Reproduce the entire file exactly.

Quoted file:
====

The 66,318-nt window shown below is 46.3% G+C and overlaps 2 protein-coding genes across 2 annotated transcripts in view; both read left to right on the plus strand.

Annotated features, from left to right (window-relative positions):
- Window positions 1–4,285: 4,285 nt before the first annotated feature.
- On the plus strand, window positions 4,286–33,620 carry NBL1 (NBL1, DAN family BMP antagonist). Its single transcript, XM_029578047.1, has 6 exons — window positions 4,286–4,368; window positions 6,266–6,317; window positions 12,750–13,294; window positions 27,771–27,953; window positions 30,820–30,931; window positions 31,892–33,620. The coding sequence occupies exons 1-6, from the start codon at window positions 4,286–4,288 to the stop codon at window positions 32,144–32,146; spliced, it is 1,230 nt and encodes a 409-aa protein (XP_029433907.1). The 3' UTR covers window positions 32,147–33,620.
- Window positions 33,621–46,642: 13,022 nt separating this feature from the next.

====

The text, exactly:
The 66,318-nt window shown below is 46.3% G+C and overlaps 2 protein-coding genes across 2 annotated transcripts in view; both read left to right on the plus strand.

Annotated features, from left to right (window-relative positions):
- Window positions 1–4,285: 4,285 nt before the first annotated feature.
- On the plus strand, window positions 4,286–33,620 carry NBL1 (NBL1, DAN family BMP antagonist). Its single transcript, XM_029578047.1, has 6 exons — window positions 4,286–4,368; window positions 6,266–6,317; window positions 12,750–13,294; window positions 27,771–27,953; window positions 30,820–30,931; window positions 31,892–33,620. The coding sequence occupies exons 1-6, from the start codon at window positions 4,286–4,288 to the stop codon at window positions 32,144–32,146; spliced, it is 1,230 nt and encodes a 409-aa protein (XP_029433907.1). The 3' UTR covers window positions 32,147–33,620.
- Window positions 33,621–46,642: 13,022 nt separating this feature from the next.